The further away the less light which then becomes reflected light off other surfaces.
You likely have seen plants that are stretching towards the window to gain more light, becoming ungainly and weak.
There are many different types of house plants, each type having different requirement for the amount of light they receive.
A general rule of thumb is that plants with the largest leaves will survive better in lessor light situations compared to smaller leaf plants.
Most flowering plants require plenty of direct light to be able to produce buds and have those buds open.
If you have an indoor flowering plant and it either does not produce flower buds or the buds fail to open, falling off after forming, then the plant is telling you it needs more light.
In winter the light situation becomes even worse for indoor plants. The hours of natural light are shorter as the sun is at a lower position in relation to the horizon. Plants need light to grow and as the amount of light decreases so their growth slows or stops.
Indoor plants do receive a bit of extra light from us when we turn the light switch on after dusk.
If we are using the power saving lights, then the type of light the plants receive is a little better suited to their requirements when compared to the incandescent lights.
When indoor plants are receiving less light their needs for moisture greatly reduces.
This is a key point at this time of the year and one of the main causes of plants dying.
Wet potting mix in cool weather means root rots, which cause leaves to fall and likely a loss eventually of that plant.
So in winter you must be very careful with your watering of indoor plants.
You need to check every plant every few days and basically only give them a little drink when the foliage starts to droop through lack of moisture. (Beware also that plants that are too wet will also have drooping foliage and to give them more water is likely to be fatal.)
Plant food is not needed for house plants at this time of the year unless they are flowering or still actively growing. Wait till the plants start showing signs of new growth in the spring before you start to feed again.
Avoid re potting into larger containers in winter as this also can cause wet feet till the roots once again fill the container.
You are the care giver of your container plants both indoors and outside so be aware of their needs and look after them accordingly.
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Bryophytes and Embryophytes are the botanical names given to mosses, lichen, liverworts, hornworts, molds, algae and slimes. These are what one could label primate plant-like forms which were the first land type plants on the planet, millions of years ago.
It was as a result of these primitive plant forms that began the process of building soils from rocks split and powdered by the action of water and ice.
Members of this diverse plant family are found all over the world, many growing in places where no other types of plants could grow, so in a sense they are still creating growing conditions for higher plant forms to grow.
Many bryophytes are very attractive with feather or fern like structures where others look more like something from a alien landscape.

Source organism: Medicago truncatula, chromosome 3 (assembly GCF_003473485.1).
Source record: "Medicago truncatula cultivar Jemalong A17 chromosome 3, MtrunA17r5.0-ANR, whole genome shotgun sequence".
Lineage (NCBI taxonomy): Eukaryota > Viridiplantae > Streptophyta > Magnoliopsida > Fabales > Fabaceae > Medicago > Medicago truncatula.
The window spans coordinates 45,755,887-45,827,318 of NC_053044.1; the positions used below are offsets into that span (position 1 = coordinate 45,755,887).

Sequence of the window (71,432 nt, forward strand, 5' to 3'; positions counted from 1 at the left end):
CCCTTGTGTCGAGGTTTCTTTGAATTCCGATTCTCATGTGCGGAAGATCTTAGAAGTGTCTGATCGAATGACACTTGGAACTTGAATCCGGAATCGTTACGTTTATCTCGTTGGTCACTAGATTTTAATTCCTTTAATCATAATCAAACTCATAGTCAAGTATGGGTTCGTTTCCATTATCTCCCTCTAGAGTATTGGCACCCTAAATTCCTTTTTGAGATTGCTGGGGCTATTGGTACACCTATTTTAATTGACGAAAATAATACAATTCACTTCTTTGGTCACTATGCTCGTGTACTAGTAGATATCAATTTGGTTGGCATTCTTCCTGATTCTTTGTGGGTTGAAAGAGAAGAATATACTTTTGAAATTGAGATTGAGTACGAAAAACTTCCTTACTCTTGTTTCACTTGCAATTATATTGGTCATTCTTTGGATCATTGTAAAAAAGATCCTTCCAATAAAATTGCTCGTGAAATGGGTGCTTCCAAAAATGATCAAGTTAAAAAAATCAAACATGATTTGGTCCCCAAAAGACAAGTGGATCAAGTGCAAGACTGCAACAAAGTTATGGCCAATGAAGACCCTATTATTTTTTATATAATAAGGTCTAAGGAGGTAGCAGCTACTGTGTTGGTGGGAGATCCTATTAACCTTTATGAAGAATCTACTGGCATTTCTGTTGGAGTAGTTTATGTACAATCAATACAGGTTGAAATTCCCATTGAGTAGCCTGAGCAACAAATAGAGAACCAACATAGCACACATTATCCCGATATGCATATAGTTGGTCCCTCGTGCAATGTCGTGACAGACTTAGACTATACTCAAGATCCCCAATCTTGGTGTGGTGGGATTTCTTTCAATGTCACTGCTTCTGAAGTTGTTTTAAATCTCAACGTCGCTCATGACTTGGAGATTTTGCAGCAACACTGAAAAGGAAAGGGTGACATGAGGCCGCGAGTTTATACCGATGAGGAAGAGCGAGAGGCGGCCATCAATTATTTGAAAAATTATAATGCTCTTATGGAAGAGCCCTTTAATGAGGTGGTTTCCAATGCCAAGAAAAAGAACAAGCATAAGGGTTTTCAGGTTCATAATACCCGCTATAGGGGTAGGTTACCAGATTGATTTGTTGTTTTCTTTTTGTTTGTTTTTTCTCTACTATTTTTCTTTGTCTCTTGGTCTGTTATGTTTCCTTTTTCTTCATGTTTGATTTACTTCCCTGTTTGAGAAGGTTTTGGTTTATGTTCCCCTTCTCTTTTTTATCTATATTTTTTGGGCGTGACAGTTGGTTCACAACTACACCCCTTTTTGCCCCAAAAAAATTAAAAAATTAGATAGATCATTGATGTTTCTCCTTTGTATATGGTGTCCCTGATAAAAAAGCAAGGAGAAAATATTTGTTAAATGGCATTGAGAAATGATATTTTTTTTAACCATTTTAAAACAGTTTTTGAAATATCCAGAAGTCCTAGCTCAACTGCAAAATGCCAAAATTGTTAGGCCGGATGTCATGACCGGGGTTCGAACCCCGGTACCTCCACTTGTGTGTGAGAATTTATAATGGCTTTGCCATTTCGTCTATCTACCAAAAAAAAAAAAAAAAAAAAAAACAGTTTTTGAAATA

When bryophytes grow in places we do not want them to grow they become a nuisance just like weeds.
Lichen and liverworts appear to be able to grow on most surfaces including glass, public footpaths, fences and roof tiles which are favorite spots for them. Vertical glass is difficult for them but glass roofs of glasshouses are not.
Algae and mosses growing on paths make for a slippery condition when wet and dangerous to those that can occur serious injury if they slip and fall.
Lichens that colonise on the trunks and branches of plants and trees look unsightly and can lead to rots and losses.
Mosses growing in lawns are another annoyance, not only making the lawn unsightly but also suffocating our preferred grasses.
More often than not, wherever bryophytes appear, it means a war to eradicate and control. When action is not taken they prolificate, spreading out to cause more harm.
Bryophytes cannot be controlled easily by scrapping off, as residues will be left that allow them to re-establish.
In lawns so gardeners resort to sulphate of iron to burn off mosses, which is only a very temporary fix as the acidity of the iron only burns off the top of the moss, allowing it to re-establish again fairly quickly.
There are various products advertised to clean up bryophytes such as ones that are sprayed on, then left for weathering to remove. Many of these are fairly expensive and bryophytes are like ants, you can never eradicate them as they will always come back .
Bryophytes multiply by spores of which they create vast numbers, carried by water and air they will always return.
Some years back a chemical called benzalkonium chloride, which was used in the medical industry for sterilizing instruments, was discovered to be a boon in the control of bryophytes without harming other plants.
Benzalkonium chloride is an interesting chemical been an aqueous solution and used as a detergent, fungicide, bactericide, and spermicide. It is still widely used in mild solutions for eye-washes, hand and face washes, mouthwashes, spermicidal creams, and in various other cleaners, sanitizers, and disinfectants, though there are some concerns on its safety as it can be a irritant, even in mild doses and very much so in stronger solutions.
The first product to use benzalkonium for the control of mosses etc was Surrender and the writer picked up on this many years ago and introduced its use to gardeners in Palmerston North though the garden centre I was operating at that time. It became very popular but was only available in the commercial pack of one litre.